An ancient has said that it takes a man of iron to train in the way. You must put your hand on your heart and then solve the riddle; do not concern yourself with rights or wrongs but go straight to the supreme bodhi-awakening. Putting your hand on the heart means to make out what is correct and what is deluded in the heart. He who knows when his heart is astray is the wise man. When wisdom comes and illusion ceases to be, it is like bringing a light into a dark cave where the rays of sun and moon have never reached. That ancient darkness does not go somewhere else; it suddenly becomes light. When the light of wisdom comes, darkness and ignorance and passions do not wait upon their going but are gone. At night the empty sky is dark, but when the dawn sun appears that sky becomes the day, becomes bright. The heart is like that. Illusion is dark, satori bright. When the rays of wisdom shine, the darkness of passion all at once becomes bright. There is no second thing beside the bodhi.

Question: So it is by the power of wisdom that the darkness of passions is brightened, and without wisdom there is no bodhi. But how then can wisdom be obtained?

Answer: There is a light of wisdom in the self which is naturally luminous and clear, but when covered by delusive thoughts it is lost and then illusion arises. When a man sees a dream, everything in it is taken as real, but on awakening there is nothing there at all. Delusive thought is like a dream, and when regarded from the waking standpoint it has never been there. Living beings are confused and take the delusion for reality.

Question: For a long time we have no satori, and suddenly we know it; do we then know things of the past and future as well?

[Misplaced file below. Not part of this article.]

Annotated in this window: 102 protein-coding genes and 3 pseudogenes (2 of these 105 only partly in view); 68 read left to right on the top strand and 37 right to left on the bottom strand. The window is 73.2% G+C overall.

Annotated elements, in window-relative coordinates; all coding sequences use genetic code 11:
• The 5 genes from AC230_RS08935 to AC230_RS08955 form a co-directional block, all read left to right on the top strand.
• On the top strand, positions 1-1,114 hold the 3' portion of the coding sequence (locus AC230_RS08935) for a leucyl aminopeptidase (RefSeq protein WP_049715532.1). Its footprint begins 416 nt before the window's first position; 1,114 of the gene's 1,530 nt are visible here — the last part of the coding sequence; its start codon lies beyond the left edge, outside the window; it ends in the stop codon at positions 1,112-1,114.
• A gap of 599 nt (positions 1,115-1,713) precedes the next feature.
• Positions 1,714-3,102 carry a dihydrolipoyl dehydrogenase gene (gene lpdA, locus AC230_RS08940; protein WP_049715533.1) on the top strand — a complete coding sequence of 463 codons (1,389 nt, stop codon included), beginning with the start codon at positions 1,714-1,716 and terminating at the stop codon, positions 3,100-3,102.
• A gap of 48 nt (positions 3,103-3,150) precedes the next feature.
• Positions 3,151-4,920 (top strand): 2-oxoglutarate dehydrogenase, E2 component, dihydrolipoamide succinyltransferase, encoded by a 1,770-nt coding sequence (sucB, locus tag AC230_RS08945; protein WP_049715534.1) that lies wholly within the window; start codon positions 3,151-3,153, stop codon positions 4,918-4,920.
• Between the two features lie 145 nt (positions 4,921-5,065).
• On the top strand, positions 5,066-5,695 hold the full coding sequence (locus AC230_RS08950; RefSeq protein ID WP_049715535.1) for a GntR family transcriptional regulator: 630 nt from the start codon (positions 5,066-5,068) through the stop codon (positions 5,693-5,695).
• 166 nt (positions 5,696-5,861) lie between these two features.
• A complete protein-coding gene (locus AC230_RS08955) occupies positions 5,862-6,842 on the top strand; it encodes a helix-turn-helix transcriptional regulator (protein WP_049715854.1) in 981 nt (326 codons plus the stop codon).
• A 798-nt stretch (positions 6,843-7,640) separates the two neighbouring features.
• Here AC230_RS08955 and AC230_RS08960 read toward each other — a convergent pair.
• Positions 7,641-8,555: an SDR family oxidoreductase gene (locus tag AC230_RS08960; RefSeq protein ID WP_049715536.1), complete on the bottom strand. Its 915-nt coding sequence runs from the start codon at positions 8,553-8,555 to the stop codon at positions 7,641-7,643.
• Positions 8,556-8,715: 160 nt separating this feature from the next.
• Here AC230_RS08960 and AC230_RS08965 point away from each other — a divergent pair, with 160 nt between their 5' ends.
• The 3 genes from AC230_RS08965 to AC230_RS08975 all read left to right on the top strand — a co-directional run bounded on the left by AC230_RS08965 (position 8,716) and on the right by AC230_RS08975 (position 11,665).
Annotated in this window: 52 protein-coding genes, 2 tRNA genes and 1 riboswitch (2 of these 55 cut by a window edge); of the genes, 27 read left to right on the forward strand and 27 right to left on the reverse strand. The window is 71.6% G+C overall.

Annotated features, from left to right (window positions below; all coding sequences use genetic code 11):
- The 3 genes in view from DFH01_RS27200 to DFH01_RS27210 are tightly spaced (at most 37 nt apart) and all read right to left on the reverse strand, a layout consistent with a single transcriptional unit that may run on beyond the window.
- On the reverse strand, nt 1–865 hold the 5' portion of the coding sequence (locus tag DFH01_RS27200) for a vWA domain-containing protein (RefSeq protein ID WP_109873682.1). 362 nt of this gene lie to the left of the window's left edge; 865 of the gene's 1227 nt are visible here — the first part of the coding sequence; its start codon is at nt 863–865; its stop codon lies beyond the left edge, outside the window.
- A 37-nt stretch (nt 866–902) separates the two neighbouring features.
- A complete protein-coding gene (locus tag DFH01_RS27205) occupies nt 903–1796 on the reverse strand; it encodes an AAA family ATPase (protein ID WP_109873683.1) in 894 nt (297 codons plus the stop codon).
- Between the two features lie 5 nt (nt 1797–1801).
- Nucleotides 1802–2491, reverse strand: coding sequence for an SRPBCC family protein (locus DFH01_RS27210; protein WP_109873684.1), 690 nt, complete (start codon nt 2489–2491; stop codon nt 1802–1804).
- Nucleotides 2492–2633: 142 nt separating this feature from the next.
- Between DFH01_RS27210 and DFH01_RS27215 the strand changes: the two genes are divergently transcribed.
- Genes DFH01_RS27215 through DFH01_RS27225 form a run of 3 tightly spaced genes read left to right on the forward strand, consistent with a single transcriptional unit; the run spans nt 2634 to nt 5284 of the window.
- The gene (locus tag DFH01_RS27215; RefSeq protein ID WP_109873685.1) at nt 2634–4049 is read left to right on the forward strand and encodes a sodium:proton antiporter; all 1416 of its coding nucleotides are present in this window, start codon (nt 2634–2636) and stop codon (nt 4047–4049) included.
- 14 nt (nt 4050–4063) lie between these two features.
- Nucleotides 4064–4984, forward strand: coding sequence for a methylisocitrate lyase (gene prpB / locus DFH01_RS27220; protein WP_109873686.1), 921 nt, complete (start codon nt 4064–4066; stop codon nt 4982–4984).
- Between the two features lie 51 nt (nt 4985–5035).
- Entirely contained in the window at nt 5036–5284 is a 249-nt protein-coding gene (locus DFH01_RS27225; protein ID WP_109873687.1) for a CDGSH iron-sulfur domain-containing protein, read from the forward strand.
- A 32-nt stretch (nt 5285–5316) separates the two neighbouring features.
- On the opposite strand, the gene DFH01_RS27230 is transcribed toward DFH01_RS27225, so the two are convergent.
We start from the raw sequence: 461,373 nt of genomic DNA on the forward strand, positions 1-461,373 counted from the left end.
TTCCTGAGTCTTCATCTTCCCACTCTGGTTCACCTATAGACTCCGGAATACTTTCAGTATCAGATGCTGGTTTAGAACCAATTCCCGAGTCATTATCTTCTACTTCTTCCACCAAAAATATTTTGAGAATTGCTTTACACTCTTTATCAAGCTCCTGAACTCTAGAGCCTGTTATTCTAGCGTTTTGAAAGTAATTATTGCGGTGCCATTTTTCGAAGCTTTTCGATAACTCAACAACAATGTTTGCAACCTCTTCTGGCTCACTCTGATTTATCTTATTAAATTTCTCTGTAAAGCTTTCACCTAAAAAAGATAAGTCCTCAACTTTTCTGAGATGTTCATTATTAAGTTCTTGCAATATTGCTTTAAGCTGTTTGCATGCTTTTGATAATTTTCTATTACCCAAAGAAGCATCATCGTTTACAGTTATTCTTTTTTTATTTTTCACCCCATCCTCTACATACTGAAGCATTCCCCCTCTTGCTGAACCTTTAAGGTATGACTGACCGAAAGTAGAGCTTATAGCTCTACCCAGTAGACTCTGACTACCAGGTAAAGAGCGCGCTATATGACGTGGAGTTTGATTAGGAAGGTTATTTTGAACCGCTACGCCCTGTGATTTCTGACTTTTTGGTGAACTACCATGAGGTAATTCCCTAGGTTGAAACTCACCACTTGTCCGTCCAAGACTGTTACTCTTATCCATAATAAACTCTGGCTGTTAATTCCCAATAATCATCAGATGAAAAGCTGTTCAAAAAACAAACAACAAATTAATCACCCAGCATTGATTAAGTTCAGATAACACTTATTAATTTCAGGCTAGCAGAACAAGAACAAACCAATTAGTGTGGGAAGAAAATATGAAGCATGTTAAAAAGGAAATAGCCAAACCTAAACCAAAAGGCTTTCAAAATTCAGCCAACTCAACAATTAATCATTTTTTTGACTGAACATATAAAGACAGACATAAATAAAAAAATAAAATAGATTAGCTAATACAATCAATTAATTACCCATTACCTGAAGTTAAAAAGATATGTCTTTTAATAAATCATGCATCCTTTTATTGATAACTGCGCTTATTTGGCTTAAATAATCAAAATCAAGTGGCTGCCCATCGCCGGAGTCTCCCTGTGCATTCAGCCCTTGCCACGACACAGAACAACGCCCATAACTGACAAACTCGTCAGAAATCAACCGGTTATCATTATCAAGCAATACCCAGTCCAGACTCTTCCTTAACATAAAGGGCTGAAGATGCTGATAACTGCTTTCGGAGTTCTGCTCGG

Answer: When delusive views have all come to an end there is a sudden awakening from the great dream, and this is perception of the Buddha nature, which is called the great satori and the great piercing through. This state is not accessible to ordinary thought based on distinctions. To know past or future is a supernatural power resulting from the power of ascetic practices and it is not to be called a great satori. Demons and devils, followers of the outer paths, mountain hermits and others may have these powers by virtue of having performed difficult and painful austerities in the distant past. They have the virtue of the practices, but if they do not give up wrong views they cannot enter upon the Buddha way.

Question: Why should one who has satori not have these powers?

Answer: This body has been built up on past illusion, and super natural powers which relate to it are not manifested by one who has seen the nature to be Buddha. When satori comes, he shakes off the taint of the fields of perception of the five senses and the mind, and cuts off life-and-death. From that, he does have a supernatural power of inspired action. But this is not the supernatural powers of the outer path or of the demons, tainted with passion. The man of satori, which is universal, completes the Buddha way without passing through countless aeons; is that not a supernatural power? – what to say of supernatural power of inspiration which he has.